Hovsepian is mum on which companies he's eyeing. Bankers and analysts say the company is looking at small, data-center management and virtual-machine software vendors. These companies' products help IT departments manage servers running both Linux and Microsoft's Windows operating systems, while reducing the number of servers companies run to save costs on power and cooling. Murray Beach, a managing director at investment bank TM Capital, says Novell could look to buy companies that can help it compete with VMware (VMW), the leader in virtualization software. "That's a big play, and it seems to fit the Novell image," Beach says. "If I were Novell and looking at how to get an edge over VMware, that would be the card I would play."

Raven Zachary, an analyst at consultant the 451 Group, says possible targets for Novell may include data-center management software startups such as Zenoss, GroundWork Open Source Solutions, Hyperic, and Qlusters, as well as security software startups like JanRain or Vidoop. But Novell has already missed out on some of the most promising quarry; it had in the past looked at buying Altiris, snapped up by Symantec (SYMC) in January, 2007, and Opsware, bought by Hewlett-Packard (HPQ) in September, 2007.

Tough Red Hat

Even without notable acquisitions of late, Novell's numbers are improving. Hovsepian has cut costs through layoffs, contracting with outside firms to handle research and development, and shifting more technical support to the Web. And he's slowly but surely moving customers from Novell's old NetWare software, a server operating system that lets users share files on corporate networks, to Linux and programs that run on top of it.

NetWare usage has been in steady decline the past decade as Microsoft's Windows system for servers has taken share. NetWare sales fell 9% in 2007, Hovsepian says, though its business unit booked a 1% fourth-quarter sales gain, to $88 million, on related products and support. But Novell's Linux sales more than doubled in the fourth quarter, to $46 million. The product is used by companies including Wal-Mart (WMT), Credit Suisse (CS), and HSBC (HSBA).

Novell is fighting for Linux market share with rival supplier Red Hat (RHT), which itself has struggled with growth. Mark Murphy, a managing director at Broadpoint Securities (BPSG) on Feb. 5 reiterated his buy rating on Red Hat shares, telling clients that the company will likely cut investments in ancillary products and focus on increasing billings for its Linux and middleware software. That could make Red Hat a tougher competitor still.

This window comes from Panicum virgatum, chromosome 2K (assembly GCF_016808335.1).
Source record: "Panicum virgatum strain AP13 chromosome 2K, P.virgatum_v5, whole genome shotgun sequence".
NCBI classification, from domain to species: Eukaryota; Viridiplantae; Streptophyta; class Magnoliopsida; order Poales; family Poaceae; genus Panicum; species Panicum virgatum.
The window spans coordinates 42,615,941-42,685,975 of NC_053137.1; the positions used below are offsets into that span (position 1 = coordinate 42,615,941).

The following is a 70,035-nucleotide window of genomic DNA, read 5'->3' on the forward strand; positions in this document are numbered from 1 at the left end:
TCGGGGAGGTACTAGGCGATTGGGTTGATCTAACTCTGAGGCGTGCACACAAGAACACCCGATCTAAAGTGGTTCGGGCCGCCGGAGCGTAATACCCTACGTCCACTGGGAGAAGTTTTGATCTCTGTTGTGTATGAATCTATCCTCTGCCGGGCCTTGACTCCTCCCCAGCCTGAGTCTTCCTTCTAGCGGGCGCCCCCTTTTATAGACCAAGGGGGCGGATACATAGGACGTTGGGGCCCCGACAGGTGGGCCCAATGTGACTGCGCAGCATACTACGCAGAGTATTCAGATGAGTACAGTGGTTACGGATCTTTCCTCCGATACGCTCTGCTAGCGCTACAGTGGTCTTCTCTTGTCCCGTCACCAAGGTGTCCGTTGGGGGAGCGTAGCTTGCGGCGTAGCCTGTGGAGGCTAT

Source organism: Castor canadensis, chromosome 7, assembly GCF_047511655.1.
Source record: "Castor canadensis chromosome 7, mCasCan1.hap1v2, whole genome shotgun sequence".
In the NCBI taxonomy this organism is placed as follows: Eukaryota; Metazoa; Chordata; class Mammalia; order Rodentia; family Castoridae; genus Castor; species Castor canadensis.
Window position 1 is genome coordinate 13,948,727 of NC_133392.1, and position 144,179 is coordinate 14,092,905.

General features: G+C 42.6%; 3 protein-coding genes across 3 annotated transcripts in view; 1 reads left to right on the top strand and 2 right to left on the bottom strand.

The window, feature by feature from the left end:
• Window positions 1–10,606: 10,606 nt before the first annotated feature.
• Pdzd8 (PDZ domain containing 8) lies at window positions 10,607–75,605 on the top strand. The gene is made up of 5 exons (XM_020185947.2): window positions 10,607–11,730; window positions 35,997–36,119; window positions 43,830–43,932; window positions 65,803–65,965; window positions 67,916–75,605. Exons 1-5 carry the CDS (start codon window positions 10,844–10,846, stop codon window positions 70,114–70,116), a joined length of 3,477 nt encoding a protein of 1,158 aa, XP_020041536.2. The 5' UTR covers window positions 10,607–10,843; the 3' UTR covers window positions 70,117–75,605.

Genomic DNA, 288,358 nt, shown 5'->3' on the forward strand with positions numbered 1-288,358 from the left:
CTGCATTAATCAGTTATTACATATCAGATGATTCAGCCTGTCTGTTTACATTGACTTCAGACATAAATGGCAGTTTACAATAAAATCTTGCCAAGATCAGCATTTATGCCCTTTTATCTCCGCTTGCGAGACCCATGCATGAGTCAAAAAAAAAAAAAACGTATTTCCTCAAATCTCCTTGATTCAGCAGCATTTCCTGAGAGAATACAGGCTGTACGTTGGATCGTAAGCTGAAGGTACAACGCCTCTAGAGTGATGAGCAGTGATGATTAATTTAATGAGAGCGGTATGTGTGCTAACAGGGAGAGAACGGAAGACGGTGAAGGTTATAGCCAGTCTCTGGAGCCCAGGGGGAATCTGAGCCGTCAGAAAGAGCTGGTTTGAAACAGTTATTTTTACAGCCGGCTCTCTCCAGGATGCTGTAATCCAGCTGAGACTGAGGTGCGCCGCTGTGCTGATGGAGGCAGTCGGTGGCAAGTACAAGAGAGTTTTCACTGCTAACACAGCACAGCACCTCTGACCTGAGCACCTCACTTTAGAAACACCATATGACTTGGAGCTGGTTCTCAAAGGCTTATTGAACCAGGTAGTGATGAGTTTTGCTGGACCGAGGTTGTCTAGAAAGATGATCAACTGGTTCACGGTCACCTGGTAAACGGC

Playing for Time

One place where Novell has an edge, however, is through its late 2006 truce with Microsoft. The software colossus has rattled its legal saber (, 5/15/07) against open-source companies, claiming it held patents that may be infringed by Linux. But as a result of the Microsoft-Novell détente, Microsoft agreed not to sue Novell's users. "It's a covenant not to sue each other's customers," says Hovsepian.

Even if Novell manages to use its cash store to get larger and wards off keener competition, it could still struggle to remain independent. "In all likelihood, they're going to be acquired by somebody," says TM Capital's Beach, who points to HP as a likely buyer. IBM, Sun, and Oracle (ORCL) also come up on would-be buyer short lists.

Then there are private equity firms, whom Hovsepian acknowledges have run the numbers on Novell. "I'm sure they've all done their models," he says. The company is cheap, based on its share price and enterprise value, which measures market capitalization along with debt and excludes cash, says Eric Gebaide, a managing director at investment bank Innovation Advisors. Still, Novell will command a premium for its brand name and pact with Microsoft. Jeffries analyst Egbert adds that it would be tough for a buyout firm to wring more cash flow out of the company. "Ron has done the job that private equity would have done," she says.

Hovsepian's challenge now is to convince Wall Street to give it slack to use cash as it pleases, while keeping would-be buyers at bay.